Senator Wright asks questions related to Indigenous Legal Services during Estimates hearings for the Senate Legal and Constitutional Affairs Legislation Committee.
Senator WRIGHT: Is it the case that the National Aboriginal and Torres Strait Islander Legal Services, known as NATSILS, will be entirely without federal funding at some point over the forward estimates?
CHAIR: Has that decision been made?
Mr Wilkins : Why would that be, Senator Wright?
Senator WRIGHT: I am not sure. But there is concern among the sector because of this push about front-line services versus-
CHAIR: You can't ask the minister or the officers about concerns people might have. If there has been an announcement of cutbacks-
Senator WRIGHT: There has been an announcement that there is going to be a funding cut to the policy and advocacy aspects of Indigenous legal funding. NATSILS are predominantly an organisation that does that. I am asking whether or not they will, at some point over the forward estimates, be without federal funding.
CHAIR: Your question is: 'Is it the government's intention to cut funding to NATSILS'?
Senator WRIGHT: Is it going to happen? That is what I am asking.
Mr Fredericks : I think I can say that that consequence does not necessarily follow from the decisions that have been made.
Senator WRIGHT: And no decision has been made at this point that would point to that?
Mr Fredericks : There are decisions that have been made. Your conclusion does not necessarily follow, and there are still decisions that will be made by government in due course.
Senator WRIGHT: All right. As the national peak body for Aboriginal and Torres Strait Islander legal services, to what extent has the government consulted with NATSILS about issues over the last five years affecting Indigenous people, policy formation and other lines of inquiry in relation to the justice sector? Has the government consulted with NATSILS?
Mr Fredericks : I think I can say that this department has a very strong relationship with NATSILS, consults when possible and has traditionally done that.
Senator WRIGHT: Thank you for that. To what extent has the government made reference to NATSILS's submissions to government? NATSILS has made submissions at different times in relation to Indigenous law, policy and law reform.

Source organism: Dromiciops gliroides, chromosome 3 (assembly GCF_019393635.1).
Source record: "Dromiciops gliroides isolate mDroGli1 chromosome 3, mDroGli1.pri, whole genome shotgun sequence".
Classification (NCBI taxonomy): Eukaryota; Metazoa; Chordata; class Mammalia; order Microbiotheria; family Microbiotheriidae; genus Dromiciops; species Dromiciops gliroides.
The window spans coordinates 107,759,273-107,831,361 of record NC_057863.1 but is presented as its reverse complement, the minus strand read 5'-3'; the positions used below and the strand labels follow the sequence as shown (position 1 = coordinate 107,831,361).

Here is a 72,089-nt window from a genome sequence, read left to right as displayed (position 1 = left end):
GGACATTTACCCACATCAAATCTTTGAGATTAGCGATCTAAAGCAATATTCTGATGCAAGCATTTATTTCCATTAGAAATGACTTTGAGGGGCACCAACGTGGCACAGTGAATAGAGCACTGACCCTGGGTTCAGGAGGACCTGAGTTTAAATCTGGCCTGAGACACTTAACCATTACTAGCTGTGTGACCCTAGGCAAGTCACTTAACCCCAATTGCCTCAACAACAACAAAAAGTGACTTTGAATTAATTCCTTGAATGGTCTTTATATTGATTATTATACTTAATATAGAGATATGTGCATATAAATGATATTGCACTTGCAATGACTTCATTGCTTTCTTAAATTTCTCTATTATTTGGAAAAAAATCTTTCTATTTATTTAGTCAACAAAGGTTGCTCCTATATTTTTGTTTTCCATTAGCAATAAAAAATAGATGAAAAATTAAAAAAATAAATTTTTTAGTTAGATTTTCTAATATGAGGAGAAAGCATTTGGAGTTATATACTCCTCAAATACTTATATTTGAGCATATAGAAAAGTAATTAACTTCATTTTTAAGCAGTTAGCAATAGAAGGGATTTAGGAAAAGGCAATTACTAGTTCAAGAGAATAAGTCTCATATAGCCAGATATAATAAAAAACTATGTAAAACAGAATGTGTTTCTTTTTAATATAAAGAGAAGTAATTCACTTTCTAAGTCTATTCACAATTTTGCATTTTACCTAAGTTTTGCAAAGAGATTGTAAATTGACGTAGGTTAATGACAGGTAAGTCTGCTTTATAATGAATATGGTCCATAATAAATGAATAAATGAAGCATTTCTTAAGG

Mr Fredericks : This department will always take into account submissions that are received.
Senator WRIGHT: So are you confirming that NATSILS has in fact made submissions at different times in relation to Indigenous law, policy and reform?
Mr Manning : That is my understanding. I have only been in this position since the end of November, but I have met with NATSILS recently. They explained to me that they have made numerous submissions on different topics.
Senator WRIGHT: All right. I ask you to take on notice the submissions they have made over the last five years in terms of the area we have just been discussing.
Mr Wilkins : You mean just in relation to legal assistance?
Senator WRIGHT: In relation to Aboriginal law, policy and reform issues.
Mr Wilkins : That is what I thought. I am not sure I can do that. The department of the environment, for example, would have received submissions. I do not think I am going to go and ask them.
Senator WRIGHT: I would imagine it would generally be about law given that it is Aboriginal and Torres Strait Islander Legal Services, but perhaps we will confine it to the areas of law reform and policy affecting Indigenous people.
Mr Wilkins : But I think it is law reform and policy across government. I am not going to be able to answer that any time soon.
Senator WRIGHT: What do you think you could answer, then?